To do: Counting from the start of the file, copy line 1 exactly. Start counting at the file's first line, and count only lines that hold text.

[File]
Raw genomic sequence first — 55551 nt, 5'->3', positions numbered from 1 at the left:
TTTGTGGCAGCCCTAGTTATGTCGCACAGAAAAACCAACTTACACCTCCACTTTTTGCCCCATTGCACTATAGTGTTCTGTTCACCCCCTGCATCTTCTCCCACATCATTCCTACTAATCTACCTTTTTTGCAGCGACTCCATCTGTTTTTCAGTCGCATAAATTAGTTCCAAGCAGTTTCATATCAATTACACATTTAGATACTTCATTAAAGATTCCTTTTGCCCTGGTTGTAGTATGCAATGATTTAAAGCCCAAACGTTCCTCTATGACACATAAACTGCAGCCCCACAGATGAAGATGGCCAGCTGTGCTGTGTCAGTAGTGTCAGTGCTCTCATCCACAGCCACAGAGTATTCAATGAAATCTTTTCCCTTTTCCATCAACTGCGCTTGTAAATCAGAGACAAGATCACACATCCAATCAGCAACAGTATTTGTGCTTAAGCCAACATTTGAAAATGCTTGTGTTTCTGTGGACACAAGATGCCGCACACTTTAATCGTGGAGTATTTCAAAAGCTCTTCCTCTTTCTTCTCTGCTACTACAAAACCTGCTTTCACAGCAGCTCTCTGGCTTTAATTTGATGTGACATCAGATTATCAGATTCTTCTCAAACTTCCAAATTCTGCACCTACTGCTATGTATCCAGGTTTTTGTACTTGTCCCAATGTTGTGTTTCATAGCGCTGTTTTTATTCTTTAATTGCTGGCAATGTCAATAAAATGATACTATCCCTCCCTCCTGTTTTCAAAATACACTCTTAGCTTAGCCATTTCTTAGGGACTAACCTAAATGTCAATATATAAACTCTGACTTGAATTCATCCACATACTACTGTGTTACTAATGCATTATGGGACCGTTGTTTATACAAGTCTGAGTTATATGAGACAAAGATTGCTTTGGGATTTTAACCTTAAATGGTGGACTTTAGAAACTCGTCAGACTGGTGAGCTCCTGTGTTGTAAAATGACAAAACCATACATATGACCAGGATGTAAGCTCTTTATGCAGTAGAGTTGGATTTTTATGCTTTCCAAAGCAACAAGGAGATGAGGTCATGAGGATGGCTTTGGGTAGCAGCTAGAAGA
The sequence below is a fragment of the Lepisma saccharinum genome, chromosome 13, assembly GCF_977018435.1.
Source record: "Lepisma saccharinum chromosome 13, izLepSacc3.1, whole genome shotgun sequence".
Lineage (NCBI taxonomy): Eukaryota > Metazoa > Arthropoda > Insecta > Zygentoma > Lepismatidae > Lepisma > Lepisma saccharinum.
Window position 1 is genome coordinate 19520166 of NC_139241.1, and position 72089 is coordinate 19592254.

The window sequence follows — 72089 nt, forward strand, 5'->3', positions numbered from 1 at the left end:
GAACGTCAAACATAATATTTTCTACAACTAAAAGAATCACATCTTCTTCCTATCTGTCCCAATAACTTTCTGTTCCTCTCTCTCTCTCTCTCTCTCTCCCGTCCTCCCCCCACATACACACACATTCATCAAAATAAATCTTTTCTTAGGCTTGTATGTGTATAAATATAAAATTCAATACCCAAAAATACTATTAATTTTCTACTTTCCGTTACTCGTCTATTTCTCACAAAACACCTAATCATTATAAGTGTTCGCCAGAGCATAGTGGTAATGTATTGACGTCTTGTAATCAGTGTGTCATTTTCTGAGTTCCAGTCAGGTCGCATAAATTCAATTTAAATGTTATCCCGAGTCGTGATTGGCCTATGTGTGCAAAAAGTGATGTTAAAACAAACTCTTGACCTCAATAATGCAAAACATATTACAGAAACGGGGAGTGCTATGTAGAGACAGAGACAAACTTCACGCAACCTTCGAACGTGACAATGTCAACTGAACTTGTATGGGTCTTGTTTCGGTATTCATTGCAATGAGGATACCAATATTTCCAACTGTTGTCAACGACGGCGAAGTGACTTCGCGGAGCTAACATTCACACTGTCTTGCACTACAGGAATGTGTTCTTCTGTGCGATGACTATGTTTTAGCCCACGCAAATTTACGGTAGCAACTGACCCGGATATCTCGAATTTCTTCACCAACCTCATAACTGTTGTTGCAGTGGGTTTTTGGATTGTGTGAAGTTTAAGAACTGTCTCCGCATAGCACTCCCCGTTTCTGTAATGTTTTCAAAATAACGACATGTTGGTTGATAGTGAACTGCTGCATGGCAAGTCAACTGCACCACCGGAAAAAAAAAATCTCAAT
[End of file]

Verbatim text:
Raw genomic sequence first — 55551 nt, 5'->3', positions numbered from 1 at the left: